May 16, 2017, by Leslie Wyman – Boot camp is where our soldiers prepare physically and mentally. DS, or Drill Sergeants, do this to prepare troops for any situation that may come in combat. For strengthening, a lot of Marines become subject to extreme physical conditions. For mental strength, soldiers face a lot of stress from almost everything.
A lot of people say that Bootcamp has 20% Physical tests with 80% Mental hurdles. When trainees get to complete training, they get sorted out to different teams and units that need their expertise. Being a U.S. Servicemen is a tough job. It requires a lot of strength physically and mentally.
Once a Marine begins his or her deployment somewhere around the globe, they get to face numerous elements that may continuously batter them. Deserts, forests, marshes, and even people are part of these conditions. For those in war-torn places, a lot more harsh conditions await them.
This fact is the reason why boot camp is difficult. However, it is important that every individual is still human, and that they have limitations. Health is important, and the Military provides excellent facilities that cater to such needs. Rest is also crucial, as a person cannot function properly without any rest.
Most new cadets who sign up for boot camp worry about the length of the period of recuperation. People new to training should always understand that such hardships mentioned above are only ways to strengthen them for much greater dangers.
In the case of sleep, recruits rest on their double-decker bunks. “Lights out” means that all recruits should be sleeping. This period usually happens around 9 pm. Recruits should fully take advantage of this time by sleeping well. The next morning, cadets should be up at around 5 AM which is the start of their training.
The situation above is nothing compared to the situations our Marines face in real combat. Some sleep on the ground. Others make use of their trenches where they sleep on less than ideal conditions. Here are some other examples of how Marines creatively put up spaces to catch up on that needed shuteye.
Sleeping with Gasmasks
U.S. Marines of the MEU or Marine Expeditionary Unit wore gas masks or respirators while sleeping on the hot sand in deserts located in Iraq. Marines did this due to a gas attack alert.
In particular bases, Marines get to enjoy their quarters. These rooms come with beds and Marines can personally customize it to their needs. Marines will even go as far as obtaining play stations and porn just to pass the time when no missions are available for them to partake.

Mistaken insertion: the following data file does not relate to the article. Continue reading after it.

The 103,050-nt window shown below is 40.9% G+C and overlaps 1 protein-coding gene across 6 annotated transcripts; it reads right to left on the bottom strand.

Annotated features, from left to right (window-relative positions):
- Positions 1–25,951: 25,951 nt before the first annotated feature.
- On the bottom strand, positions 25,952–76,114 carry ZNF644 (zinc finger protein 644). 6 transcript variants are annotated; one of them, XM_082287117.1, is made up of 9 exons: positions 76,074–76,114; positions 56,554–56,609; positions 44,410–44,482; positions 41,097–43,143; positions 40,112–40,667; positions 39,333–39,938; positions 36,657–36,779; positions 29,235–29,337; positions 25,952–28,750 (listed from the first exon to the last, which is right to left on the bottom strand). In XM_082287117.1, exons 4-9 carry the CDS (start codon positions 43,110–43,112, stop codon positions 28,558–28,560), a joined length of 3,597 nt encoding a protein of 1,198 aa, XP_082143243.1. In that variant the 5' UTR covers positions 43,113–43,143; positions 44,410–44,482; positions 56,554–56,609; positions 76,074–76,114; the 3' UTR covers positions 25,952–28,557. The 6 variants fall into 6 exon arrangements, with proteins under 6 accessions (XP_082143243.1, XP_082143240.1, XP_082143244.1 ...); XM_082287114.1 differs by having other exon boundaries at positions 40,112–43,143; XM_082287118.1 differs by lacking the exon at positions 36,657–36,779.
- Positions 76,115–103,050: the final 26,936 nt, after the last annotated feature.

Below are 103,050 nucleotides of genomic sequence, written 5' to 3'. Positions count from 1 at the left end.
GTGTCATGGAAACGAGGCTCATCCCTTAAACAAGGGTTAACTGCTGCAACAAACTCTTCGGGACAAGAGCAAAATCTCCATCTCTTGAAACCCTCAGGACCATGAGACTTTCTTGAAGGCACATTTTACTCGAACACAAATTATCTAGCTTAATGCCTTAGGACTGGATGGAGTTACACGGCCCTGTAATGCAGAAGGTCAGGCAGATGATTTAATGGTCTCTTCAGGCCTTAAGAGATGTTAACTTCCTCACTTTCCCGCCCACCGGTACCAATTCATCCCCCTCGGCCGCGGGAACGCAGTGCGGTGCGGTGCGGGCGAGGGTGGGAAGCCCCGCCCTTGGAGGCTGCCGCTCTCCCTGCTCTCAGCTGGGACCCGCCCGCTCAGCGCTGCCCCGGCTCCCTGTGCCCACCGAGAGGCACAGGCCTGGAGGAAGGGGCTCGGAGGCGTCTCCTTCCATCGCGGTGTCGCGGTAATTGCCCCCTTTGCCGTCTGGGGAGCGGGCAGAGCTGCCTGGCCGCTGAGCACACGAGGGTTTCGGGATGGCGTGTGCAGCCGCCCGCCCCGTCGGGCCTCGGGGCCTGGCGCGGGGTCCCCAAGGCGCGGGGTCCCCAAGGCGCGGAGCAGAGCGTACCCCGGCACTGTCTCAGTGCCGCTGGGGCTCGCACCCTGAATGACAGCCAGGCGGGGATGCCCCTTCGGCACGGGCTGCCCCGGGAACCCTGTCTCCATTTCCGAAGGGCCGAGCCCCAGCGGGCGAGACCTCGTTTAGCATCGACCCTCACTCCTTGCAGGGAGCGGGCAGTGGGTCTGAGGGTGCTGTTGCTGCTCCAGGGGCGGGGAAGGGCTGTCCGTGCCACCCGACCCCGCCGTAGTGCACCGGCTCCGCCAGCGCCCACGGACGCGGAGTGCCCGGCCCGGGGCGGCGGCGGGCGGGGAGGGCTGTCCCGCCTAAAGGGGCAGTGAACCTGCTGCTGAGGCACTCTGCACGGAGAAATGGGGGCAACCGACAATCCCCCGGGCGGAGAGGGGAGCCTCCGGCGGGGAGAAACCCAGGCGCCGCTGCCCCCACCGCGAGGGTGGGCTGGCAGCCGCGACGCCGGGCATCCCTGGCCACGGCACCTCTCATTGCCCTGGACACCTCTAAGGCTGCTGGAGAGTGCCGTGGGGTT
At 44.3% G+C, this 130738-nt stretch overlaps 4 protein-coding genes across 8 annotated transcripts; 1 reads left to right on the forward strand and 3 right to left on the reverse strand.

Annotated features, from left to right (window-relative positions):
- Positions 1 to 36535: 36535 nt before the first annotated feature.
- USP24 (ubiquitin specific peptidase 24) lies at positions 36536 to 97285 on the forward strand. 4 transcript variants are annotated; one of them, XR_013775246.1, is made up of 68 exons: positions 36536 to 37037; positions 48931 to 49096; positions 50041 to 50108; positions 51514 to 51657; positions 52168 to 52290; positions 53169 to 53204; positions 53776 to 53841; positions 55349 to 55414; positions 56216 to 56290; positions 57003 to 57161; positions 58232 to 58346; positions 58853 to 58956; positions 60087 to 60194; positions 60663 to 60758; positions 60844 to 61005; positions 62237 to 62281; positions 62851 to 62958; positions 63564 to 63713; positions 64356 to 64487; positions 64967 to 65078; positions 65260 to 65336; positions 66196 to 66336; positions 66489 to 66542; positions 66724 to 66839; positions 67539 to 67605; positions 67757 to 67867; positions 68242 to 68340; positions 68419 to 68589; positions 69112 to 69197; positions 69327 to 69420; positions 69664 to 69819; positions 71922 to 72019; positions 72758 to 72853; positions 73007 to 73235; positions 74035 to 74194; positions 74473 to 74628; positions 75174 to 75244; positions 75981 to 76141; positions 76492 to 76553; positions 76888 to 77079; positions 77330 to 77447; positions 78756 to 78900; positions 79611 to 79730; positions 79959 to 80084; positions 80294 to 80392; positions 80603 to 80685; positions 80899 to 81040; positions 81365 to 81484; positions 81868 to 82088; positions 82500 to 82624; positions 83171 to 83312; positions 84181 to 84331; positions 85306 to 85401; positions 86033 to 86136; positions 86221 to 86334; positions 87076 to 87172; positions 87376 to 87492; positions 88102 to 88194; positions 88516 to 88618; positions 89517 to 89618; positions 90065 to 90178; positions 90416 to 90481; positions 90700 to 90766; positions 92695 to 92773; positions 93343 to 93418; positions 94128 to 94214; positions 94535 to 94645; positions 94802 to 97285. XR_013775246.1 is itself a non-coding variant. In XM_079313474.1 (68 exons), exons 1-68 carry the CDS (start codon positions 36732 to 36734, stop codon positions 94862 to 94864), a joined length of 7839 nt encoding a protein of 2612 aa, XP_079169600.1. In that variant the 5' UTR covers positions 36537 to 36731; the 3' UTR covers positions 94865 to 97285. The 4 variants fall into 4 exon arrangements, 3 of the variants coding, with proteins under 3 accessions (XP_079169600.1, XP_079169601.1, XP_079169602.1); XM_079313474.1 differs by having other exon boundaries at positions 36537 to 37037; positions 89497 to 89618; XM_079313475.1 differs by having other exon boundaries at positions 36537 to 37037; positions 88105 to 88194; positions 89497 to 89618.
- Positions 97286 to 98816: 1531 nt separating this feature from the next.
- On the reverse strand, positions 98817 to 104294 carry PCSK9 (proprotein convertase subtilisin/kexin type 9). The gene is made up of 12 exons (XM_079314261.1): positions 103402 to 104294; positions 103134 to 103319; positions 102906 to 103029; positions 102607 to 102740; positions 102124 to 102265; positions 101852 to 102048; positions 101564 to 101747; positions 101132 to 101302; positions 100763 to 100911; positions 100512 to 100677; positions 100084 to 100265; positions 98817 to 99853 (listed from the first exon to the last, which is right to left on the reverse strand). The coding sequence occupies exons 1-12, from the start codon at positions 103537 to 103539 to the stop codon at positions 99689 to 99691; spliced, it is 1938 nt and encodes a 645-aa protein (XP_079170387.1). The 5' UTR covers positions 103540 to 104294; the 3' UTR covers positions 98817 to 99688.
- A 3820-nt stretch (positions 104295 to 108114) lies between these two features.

First-time recruits should also avoid the notion that sleep is going to be less frequent whenever their deployment period is up. The higher chain of command values every man and woman available and their health is of top priority.
Soldiers Resting on Their Vehicles
When night falls, the temperature drops so low that it becomes cold in the desert. These temperatures, cool the warm iron claddings of a tank. Marines see this as an opportunity for a good resting place. What they only need is some blankets, and they are ready to fall asleep.
As long as it is safe, Marines can practically fall asleep anywhere. They can even fall asleep underneath supply trucks. As long as a place is cool and shady, you’ll most likely find a soldier there, resting and keeping his body ready for the next mission.
Newly recruited Marines should not be afraid of getting less sleep when they arrive in their new units. The U.S. military considers each man and woman as assets when it comes to their operations. If sleeping conditions do get rough, boot camp has already trained Marines to cope with such difficulties.
Making improvised hammocks and cots are all done by Marines who want to get some rest in war-torn areas. What’s impressive is that Marines usually don’t sleep long. Typical naps only last 15-30 minutes, and after that, they get a burst of energy, ready to go on their next mission.
Author Bio: Leslie Wyman is a writer and a blogger that specializes in interior designing. She is also very interested in how certain professions affect people’s ability to sleep. Leslie is also particular in choosing the best beds and materials conducive to sleep. During her free time, Leslie loves reading about current world issues.